Stay Secure from Meltdown and Spectre Vulnerabilities: What you need to know
Two critical CPU vulnerabilities, named Meltdown and Spectre, were disclosed to the public on January 3, 2018, leading to a slew of questions, patches, and fear. The nature of this security threat is categorically different than most. When you hear about malware, ransomware, and viruses, these names refer to programs that are only dangerous when they are installed on your system. Meltdown and Spectre refer to intrinsic vulnerabilities that would allow hackers to steal sensitive data from the memory of your computer including passwords and credit card information.
The design flaw lies in your Central Processing Unit (CPU), an integral component of desktops, laptops, servers, and mobile devices. Initial reports cited Intel chips as the source of the vulnerability, which would have meant many mobile devices were secure, but now it is clear ARM and AMD processors are also impacted. Everyone with a CPU made after 1995 should be aware of these vulnerabilities in order to protect themselves accordingly.
How Hackers Can Exploit Meltdown and Spectre
Modern processors perform “speculative execution,” a protocol designed to increase CPU speed. Since Pentium Pro was released in 1995, CPUs have “guessed” the instructions they will receive next; they begin to execute as if they have been asked when they haven’t. When the CPU guesses correctly (95% of the time), time is saved, and everything proceeds normally, but when a guess is incorrect, speculative executions must be erased. In these cases, the CPU works quickly to erase its mistake but does not completely eradicate the order, leaving data from half-executed commands in a temporary cache, vulnerable to theft.
Hackers can code normal user processes to perform speculative executions before any security checks can be raised and systematically pull data from memory. Although anyone pull is small, systematic abuse can lead to a total memory dump, allowing nefarious programs to copy all kernel memory including sensitive information.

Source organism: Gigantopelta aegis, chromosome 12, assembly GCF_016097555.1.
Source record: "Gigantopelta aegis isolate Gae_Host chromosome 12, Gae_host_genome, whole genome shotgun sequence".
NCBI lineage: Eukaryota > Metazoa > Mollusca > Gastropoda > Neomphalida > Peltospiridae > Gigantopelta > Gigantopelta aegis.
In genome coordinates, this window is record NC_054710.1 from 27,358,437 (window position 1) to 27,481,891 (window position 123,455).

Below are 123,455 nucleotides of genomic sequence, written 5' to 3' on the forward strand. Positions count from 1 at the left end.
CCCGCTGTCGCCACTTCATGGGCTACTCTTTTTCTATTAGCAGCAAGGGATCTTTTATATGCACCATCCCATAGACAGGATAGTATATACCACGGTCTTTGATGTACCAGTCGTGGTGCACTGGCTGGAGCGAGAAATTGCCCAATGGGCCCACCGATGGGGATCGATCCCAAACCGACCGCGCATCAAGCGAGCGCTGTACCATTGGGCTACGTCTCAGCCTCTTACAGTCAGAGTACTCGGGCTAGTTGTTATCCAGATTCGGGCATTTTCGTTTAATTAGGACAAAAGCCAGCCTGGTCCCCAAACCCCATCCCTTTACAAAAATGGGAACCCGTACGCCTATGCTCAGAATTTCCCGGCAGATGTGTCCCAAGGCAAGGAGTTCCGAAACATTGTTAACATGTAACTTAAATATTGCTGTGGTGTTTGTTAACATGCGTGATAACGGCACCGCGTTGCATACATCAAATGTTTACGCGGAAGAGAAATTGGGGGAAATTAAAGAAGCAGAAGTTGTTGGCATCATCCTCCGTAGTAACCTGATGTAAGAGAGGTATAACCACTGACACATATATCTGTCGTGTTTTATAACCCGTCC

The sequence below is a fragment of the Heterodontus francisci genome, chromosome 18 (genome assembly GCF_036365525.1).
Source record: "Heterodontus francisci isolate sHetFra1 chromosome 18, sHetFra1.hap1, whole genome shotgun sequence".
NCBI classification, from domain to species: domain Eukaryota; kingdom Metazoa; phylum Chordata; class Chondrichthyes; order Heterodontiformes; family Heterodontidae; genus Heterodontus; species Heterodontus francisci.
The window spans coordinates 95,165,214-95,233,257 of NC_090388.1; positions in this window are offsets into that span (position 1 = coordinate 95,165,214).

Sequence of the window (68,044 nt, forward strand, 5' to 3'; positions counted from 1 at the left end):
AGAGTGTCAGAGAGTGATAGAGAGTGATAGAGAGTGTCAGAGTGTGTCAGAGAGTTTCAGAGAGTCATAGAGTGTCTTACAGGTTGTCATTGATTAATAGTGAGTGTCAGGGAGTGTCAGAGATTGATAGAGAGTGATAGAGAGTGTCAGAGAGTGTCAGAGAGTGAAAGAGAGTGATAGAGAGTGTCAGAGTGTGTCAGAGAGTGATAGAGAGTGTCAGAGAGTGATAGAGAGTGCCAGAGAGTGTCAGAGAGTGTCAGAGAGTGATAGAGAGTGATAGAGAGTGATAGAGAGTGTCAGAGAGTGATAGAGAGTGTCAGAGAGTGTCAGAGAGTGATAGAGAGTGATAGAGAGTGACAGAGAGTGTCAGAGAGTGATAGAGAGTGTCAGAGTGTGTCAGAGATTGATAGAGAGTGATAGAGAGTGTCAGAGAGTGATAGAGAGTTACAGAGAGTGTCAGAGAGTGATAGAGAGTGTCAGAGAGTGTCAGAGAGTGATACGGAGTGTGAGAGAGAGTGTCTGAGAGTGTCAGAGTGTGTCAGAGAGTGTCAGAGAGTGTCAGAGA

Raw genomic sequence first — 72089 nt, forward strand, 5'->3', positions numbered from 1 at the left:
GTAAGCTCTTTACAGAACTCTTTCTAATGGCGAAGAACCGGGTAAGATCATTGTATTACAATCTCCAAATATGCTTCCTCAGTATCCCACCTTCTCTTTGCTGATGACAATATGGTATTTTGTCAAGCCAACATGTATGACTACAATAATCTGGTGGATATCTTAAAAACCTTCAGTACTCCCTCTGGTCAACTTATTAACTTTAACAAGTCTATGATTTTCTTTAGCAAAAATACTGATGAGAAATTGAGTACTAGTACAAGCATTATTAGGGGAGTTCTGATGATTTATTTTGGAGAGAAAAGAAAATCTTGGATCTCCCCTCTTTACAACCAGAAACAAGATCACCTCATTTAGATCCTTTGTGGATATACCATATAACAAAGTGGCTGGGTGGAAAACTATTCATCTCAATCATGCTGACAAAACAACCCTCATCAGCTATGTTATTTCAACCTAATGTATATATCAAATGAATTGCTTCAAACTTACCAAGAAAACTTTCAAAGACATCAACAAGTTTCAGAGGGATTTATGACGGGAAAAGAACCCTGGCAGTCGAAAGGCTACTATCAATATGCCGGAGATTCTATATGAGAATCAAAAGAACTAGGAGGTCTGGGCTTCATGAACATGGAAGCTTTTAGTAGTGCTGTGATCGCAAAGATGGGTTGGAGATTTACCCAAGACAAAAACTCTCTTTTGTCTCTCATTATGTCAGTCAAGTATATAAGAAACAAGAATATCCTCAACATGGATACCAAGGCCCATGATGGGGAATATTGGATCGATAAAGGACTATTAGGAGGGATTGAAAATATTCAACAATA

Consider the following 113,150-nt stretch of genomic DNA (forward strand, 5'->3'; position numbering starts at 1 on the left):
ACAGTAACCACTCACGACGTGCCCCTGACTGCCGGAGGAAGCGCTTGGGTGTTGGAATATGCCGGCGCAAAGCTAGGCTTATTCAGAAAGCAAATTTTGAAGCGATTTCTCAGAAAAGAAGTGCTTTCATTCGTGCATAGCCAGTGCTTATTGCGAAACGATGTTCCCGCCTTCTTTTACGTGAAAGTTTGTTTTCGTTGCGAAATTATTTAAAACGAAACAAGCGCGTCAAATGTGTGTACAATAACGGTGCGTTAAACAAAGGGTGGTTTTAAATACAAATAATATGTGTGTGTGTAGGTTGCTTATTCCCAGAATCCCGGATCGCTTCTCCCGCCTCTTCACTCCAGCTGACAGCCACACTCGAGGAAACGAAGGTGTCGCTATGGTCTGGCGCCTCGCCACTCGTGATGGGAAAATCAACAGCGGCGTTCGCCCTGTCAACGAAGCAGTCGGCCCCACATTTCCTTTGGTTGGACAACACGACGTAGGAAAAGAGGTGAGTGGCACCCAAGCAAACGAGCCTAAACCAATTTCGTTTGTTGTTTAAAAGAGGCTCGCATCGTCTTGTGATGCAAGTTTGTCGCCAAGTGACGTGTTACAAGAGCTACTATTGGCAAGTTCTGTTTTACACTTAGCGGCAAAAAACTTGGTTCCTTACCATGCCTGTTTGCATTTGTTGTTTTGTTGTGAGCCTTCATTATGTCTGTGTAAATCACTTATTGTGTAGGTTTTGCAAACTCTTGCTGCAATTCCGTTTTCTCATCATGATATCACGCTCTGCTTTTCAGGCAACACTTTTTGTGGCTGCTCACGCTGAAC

There are currently three documented ways to abuse speculative execution:
- Variant 1, or CVE-2017-5753: bounds check bypass, codename Spectre 1
- Variant 2, or CVE-2017-5715: branch target injection, codename Spectre 2
- Variant 3, or CVE-2017-5754: rogue data cache load, codename Meltdown
When critics say that Intel is more vulnerable than AMD or ARM, they mean that Intel is vulnerable to Meltdown, when AMD and ARM are not. However, all three are vulnerable to Spectre.
How to Keep Your System Secure
Despite the rapid response, many businesses are wondering about the security of their data and whether any further action needs to be taken. We have good news for our clients: we were protecting you the entire time.
Exploiting Meltdown and Spectre requires infiltration beyond the network layer to influence speculative execution and retrieve from the temporary cache. This isn’t possible if you have strong endpoint protection, in which case these vulnerabilities would never have posed a problem.
All of our managed service clients receive essential security features such as network monitoring, zero-day threat protection, endpoint security, email security, firewall management, patch management and backup/disaster recovery management. Intuition Security+ includes additional security features designed to keep hackers from breaching or manipulating the network including single sign-on and multi-factor authentication, URL monitoring, user training and security policy creation. Intuition Security+ provides additional protection from the penetration of your outer defenses, thereby preventing any abuse of speculative execution.
What to Expect Now
One month after disclosure, patches have been released by Windows, Linux, and Apple to mitigate Meltdown and Spectre vulnerabilities. Many of these patches have led to decreased performance and other issues, particularly in older units, as much as 20% in processors from 2015 or older. Worsening the issue is how individual processors organize speculative executions, which mandates unique fixes for individual chips and antivirus suites. A Windows patch for Spectre 2 was halted because it “bricked” some CPUs rendering the machines temporarily unusable, for example. Further discovery has revealed that the issue was caused by incompatibility with some antivirus software suites. Microsoft is working with vendors to fix the fix and is only installing the patch on machines with approved AV.
As Operating Systems like Windows and Linux respond, future patches should restore some of the hit to performance, streamline, and enable fixes for older CPUs. Red Hat chief ARM architect, Jon Masters, explained to Wired: “There certainly is a performance impact, but what we had to do is kind of use the big hammer initially to mitigate, and then we can go back to iterate and refine. There’s potential for improving these fixes.”
We recommend some skepticism moving forward. Wait 12 hours before installing new updates to give OSes the time to expose any compatibility issues. Then install. Performance will improve as companies streamline the patch.